Monday, January 14, 2019

73 Movies I Missed from 2018 (Part 1)

Last year was a record low for me seeing movies in the year they came out. I'll share some statistics next week, but my focus on older movies combined with there just being so many interesting films in 2018 that I have an unusually high number of movies in my Missed List this year. So many that I'm going to split this into three installments.

More or less in the order that they were released (though festival releases always mess with my being able to do that accurately):

Dim the Fluorescents

It's about a couple of creative people - an actor and a writer - who are struggling to break into their industries, but land a gig putting on some kind of corporate presentation. The trailer is funny, but what grabs me most is the juxtaposition between creative and corporate workspaces and the commentary on creative people looking for success in their fields.


Lola Kirke plays the assistant to a Hollwood star (Zoë Kravitz) who gets murdered. When the assistant becomes a suspect in the case, she begins trying to solve the mystery herself. I usually like stories like that anyway, but this one promises some exploration of "friendship, truth and celebrity." I may be reading too much into that, but I'm hoping for some commentary on power, especially power that we willingly give someone else in order to achieve our own goals. I don't know if that's what Gemini is up to, but I'm curious to find out.

Or maybe I just really want to see John Cho as the police detective investigating the murder.

The Rider

A modern Western about a young rodeo champion who's injured and has to find something else to do with his life when rodeo seemed like the only way to better his situation. The main character is played by an American Indian kid who has been through exactly that situation and by all accounts it's a great performance and a great movie.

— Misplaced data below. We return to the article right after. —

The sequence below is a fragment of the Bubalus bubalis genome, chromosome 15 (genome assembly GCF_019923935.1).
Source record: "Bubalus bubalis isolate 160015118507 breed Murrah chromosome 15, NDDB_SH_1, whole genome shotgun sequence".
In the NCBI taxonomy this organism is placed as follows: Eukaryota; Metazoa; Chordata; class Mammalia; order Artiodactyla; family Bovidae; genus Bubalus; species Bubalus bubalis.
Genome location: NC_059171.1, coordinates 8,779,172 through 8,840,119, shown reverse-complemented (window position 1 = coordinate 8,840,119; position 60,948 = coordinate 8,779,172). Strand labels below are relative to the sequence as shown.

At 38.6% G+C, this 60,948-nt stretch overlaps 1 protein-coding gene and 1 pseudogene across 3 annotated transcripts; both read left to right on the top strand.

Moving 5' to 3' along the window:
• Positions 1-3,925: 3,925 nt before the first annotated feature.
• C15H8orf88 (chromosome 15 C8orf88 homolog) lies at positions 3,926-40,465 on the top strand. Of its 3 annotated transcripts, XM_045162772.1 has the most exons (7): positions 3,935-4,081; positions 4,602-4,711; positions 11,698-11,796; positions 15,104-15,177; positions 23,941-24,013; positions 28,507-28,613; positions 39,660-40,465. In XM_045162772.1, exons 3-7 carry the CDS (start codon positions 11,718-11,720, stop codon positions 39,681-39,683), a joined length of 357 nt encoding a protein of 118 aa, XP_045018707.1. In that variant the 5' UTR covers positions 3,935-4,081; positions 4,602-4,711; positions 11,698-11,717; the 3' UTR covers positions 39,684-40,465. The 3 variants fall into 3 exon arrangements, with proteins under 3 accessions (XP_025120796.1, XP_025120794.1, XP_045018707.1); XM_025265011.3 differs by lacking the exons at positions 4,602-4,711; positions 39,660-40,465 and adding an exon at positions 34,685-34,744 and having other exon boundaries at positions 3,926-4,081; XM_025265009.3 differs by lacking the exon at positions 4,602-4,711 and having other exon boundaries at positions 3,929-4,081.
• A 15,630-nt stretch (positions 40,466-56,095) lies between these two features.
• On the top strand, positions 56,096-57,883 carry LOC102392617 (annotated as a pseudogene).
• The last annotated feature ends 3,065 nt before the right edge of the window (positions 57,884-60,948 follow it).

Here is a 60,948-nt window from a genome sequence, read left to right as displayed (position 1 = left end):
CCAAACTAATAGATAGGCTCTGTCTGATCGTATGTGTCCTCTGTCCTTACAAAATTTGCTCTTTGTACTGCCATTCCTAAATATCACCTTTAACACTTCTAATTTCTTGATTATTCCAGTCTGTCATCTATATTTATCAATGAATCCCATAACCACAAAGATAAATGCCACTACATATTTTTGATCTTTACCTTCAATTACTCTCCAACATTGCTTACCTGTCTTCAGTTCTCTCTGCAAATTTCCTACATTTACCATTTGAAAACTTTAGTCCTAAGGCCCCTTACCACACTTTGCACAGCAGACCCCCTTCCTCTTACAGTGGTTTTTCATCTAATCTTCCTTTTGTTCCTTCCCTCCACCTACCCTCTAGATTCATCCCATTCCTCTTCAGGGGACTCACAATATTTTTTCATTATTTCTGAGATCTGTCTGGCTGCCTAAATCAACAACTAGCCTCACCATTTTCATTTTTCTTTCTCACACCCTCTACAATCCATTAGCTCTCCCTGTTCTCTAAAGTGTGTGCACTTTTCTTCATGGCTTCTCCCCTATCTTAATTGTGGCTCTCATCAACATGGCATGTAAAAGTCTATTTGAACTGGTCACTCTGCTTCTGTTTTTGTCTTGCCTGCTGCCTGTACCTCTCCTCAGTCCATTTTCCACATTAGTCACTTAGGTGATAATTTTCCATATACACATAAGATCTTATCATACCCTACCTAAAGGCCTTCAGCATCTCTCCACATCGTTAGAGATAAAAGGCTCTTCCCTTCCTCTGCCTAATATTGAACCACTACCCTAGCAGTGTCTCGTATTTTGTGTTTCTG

Claire's Camera

A couple of women strike up a friendship when one of them (Isabelle Huppert) takes a photo of the other (Min-hee Kim) and then helps her solve a mystery. It's not a criminal mystery or anything. Basically, Kim's character is fired for reasons she doesn't understand and Huppert tries to help her figure out why. I feel like the less details I have going into it, the more I'll enjoy it.


Anjelica Huston and Bill Pullman play feuding siblings trying to gain control over their father's estate. Huston has a rifle. It's a comedy. Julia Stiles figures into it somehow.


That sleeveless hoodie really bothers me, but the rest of this has Southern Gothic all over it and I'm very much about that.

Sweet Country

A Western set in Australia starring an Aboriginal actor (his name is Hamilton Morris; I'm just unfamiliar with him), Sam Neill, and Bryan Brown (whom I liked in the '80s and then totally lost track of).


Eva Green is an instant sell for me.

Five Fingers for Marseilles

A Western set in South Africa sounds very cool.

The Children Act

Emma Thompson and Stanley Tucci. I don't care what it's about.

Indian Horse

About a Canadian First Nations kid growing up in the '70s. I'm very interested in stories that give me insight to the experience of American Indian and First Nations people.

The Bookshop

It's about a bookshop and it has Bill Nighy and Patricia Clarkson.

Paddington 2

I heard good things about Paddington, so when this poster (and a bunch of others featuring Hugh Grant in various costumes) showed up, I immediately put the sequel on my Watch List. I've seen the first one now and it's as funny and heartwarming as everyone says, which makes me even more excited about Sister Hugh.


I love that we're getting more and more stories about what it's like to be Black in the US. This one was universally appreciated and I'm intrigued.

Monsters and Men

It's more or less Black Lives Matter: The Motion Picture. Which I don't mean to sound trite. I'm interested in this, Blindspotting, and Sorry to Bother You all for the same reasons.

Sorry to Bother You

Uses a bonkers fantasy plot to explore race in the United States. And telemarketing.


History is about to change, but my fascination with Keira Knightley is not.

Leave No Trace

The trailer opens with some gorgeous photography of a Pacific Northwest forest, then goes into a story about a man and his daughter trying to adjust to a normal life after being off the grid for years. I love the forest setting and am curious about both characters' perspectives.